At my seven-month prenatal visit, my blood pressure, which was normally quite low, had elevated slightly. I also complained about the early onset of swelling in my feet, but my nurse practitioner pronounced it quite normal.
My daily discomfort grew, and nothing I did reduced the swelling. Three weeks later, I weighed myself saw that I had gained 12 pounds since my last checkup! I knew something was wrong, terribly wrong.
At my doctor's appointment the next day, my weight, urine test and blood pressure confirmed it. The doctor said I had preeclampsia and told me to head immediately to the hospital. Her hope, she said, was to forestall the birth of my baby until the weekend, four days away. I was only 33 weeks at that point, and I was stunned.
In the hospital, my blood pressure stabilized and the swelling went down. I was discharged after six days, but two days later my blood pressure was elevated again and an ultrasound showed that the baby had failed to gain weight. The placenta was no longer providing enough nourishment. My doctor sent me home to prepare for an induce at eight the next morning. I was 34 weeks along, and I felt that I had failed.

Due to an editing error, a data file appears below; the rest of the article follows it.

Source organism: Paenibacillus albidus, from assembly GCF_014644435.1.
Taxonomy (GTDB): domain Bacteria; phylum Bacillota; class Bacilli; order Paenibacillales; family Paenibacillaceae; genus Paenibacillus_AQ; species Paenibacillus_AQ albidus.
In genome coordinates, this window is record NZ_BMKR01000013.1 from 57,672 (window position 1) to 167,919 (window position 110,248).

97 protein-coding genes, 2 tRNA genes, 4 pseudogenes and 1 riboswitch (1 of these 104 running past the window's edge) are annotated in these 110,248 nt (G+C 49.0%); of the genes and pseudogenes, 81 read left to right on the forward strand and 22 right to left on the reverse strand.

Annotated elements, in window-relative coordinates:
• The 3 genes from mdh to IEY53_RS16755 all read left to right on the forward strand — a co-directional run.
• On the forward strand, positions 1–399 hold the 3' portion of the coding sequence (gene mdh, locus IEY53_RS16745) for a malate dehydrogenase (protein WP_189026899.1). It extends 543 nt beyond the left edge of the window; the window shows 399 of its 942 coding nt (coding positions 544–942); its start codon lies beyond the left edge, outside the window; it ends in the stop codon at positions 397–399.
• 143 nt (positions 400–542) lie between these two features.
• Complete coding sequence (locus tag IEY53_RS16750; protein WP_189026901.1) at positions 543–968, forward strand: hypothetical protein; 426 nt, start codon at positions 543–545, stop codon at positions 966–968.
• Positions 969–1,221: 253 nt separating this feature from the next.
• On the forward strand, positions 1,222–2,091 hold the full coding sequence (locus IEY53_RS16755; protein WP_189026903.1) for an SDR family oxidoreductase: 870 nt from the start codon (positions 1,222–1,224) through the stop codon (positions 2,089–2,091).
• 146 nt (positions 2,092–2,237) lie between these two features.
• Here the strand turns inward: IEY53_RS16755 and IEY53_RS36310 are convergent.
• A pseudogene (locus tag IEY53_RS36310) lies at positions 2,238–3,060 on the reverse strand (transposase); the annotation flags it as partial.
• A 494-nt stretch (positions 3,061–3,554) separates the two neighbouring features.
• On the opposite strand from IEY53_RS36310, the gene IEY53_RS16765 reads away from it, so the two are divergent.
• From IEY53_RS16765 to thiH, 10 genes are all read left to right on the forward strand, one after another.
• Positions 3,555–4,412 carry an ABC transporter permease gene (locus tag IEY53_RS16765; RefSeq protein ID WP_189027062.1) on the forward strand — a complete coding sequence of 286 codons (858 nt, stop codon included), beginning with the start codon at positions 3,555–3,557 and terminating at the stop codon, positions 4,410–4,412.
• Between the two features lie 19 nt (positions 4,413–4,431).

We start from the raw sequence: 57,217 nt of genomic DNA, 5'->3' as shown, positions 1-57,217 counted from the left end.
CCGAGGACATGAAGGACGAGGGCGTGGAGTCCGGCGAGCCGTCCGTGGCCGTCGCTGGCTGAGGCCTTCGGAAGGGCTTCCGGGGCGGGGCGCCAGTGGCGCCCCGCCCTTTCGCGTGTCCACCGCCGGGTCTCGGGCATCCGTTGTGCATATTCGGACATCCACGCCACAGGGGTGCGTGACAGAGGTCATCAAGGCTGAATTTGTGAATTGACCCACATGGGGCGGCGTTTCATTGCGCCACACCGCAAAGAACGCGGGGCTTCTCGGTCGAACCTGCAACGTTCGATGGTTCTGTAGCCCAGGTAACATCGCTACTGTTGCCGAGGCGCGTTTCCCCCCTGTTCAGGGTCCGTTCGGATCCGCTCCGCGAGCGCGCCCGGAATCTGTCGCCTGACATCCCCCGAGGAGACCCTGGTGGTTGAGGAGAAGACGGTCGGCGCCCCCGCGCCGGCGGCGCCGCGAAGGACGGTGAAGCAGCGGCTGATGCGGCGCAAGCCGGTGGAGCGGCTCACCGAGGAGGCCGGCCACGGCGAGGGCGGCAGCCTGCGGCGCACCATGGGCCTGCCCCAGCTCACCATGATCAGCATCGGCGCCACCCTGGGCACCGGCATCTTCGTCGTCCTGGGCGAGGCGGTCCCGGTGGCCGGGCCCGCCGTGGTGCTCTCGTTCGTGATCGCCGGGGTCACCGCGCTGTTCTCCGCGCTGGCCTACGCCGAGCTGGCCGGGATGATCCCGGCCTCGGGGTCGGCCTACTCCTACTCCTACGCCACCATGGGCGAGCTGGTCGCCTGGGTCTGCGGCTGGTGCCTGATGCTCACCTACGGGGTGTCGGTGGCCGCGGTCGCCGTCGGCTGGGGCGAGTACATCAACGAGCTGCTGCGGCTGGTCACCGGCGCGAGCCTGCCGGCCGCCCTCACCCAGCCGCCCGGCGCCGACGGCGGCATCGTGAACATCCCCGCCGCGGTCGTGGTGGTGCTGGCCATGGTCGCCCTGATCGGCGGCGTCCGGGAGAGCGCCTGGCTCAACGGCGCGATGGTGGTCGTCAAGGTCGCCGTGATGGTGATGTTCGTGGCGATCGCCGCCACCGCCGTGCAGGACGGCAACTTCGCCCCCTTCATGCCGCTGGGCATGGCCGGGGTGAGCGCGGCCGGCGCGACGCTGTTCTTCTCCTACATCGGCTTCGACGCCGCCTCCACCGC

Once induced, my labor proceeded very slowly. Twenty-four hours after my admission, I was still only two centimeters dilated. But when the Pitocin was administered at 6am the next day, things moved into high gear. My doctor explained that epidurals are recommended for preeclamptic mothers, because pain raises blood pressure. Shortly after 8:30, my bag of waters broke and the contractions quickened. A low-level epidural was administered at 9:15, but within 15 minutes I knew that the baby would soon arrive. The nurse examined me and quickly summoned the surprised doctor, the anesthesiologist and the neonatal team.
My daughter, Georgia Grace, arrived at 10:04am, all 3 pounds, 15 ounces of her, with a beautiful roar. Her 12-day stay in neonatal intensive care was as routine as possible. She was strong and healthy.
My pregnancy and birth experience showed me how quickly serious complications can arise and completely disrupt your plans. It also taught me to trust my own instincts when things seem wrong. Finally, it has made me grateful for the events precisely as they unfolded. Everything happened at the right time: not a minute too soon, and not a minute too late.